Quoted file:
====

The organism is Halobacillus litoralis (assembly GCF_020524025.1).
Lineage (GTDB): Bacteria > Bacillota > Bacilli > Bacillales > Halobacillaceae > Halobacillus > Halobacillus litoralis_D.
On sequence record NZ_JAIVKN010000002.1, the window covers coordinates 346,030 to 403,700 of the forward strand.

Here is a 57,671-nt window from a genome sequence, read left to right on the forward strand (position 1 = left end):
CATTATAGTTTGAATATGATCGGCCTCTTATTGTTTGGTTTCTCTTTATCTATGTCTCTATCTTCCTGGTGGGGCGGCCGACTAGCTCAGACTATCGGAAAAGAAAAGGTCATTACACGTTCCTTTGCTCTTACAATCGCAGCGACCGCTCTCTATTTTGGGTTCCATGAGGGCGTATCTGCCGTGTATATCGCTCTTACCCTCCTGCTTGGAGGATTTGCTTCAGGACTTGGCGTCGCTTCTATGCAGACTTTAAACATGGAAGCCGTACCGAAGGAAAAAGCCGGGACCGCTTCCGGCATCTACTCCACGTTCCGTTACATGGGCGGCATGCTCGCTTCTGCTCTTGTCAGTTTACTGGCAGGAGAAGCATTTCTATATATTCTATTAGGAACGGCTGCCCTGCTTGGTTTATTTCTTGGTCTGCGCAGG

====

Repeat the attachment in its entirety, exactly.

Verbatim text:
The organism is Halobacillus litoralis (assembly GCF_020524025.1).
Lineage (GTDB): Bacteria > Bacillota > Bacilli > Bacillales > Halobacillaceae > Halobacillus > Halobacillus litoralis_D.
On sequence record NZ_JAIVKN010000002.1, the window covers coordinates 346,030 to 403,700 of the forward strand.

Here is a 57,671-nt window from a genome sequence, read left to right on the forward strand (position 1 = left end):
CATTATAGTTTGAATATGATCGGCCTCTTATTGTTTGGTTTCTCTTTATCTATGTCTCTATCTTCCTGGTGGGGCGGCCGACTAGCTCAGACTATCGGAAAAGAAAAGGTCATTACACGTTCCTTTGCTCTTACAATCGCAGCGACCGCTCTCTATTTTGGGTTCCATGAGGGCGTATCTGCCGTGTATATCGCTCTTACCCTCCTGCTTGGAGGATTTGCTTCAGGACTTGGCGTCGCTTCTATGCAGACTTTAAACATGGAAGCCGTACCGAAGGAAAAAGCCGGGACCGCTTCCGGCATCTACTCCACGTTCCGTTACATGGGCGGCATGCTCGCTTCTGCTCTTGTCAGTTTACTGGCAGGAGAAGCATTTCTATATATTCTATTAGGAACGGCTGCCCTGCTTGGTTTATTTCTTGGTCTGCGCAGG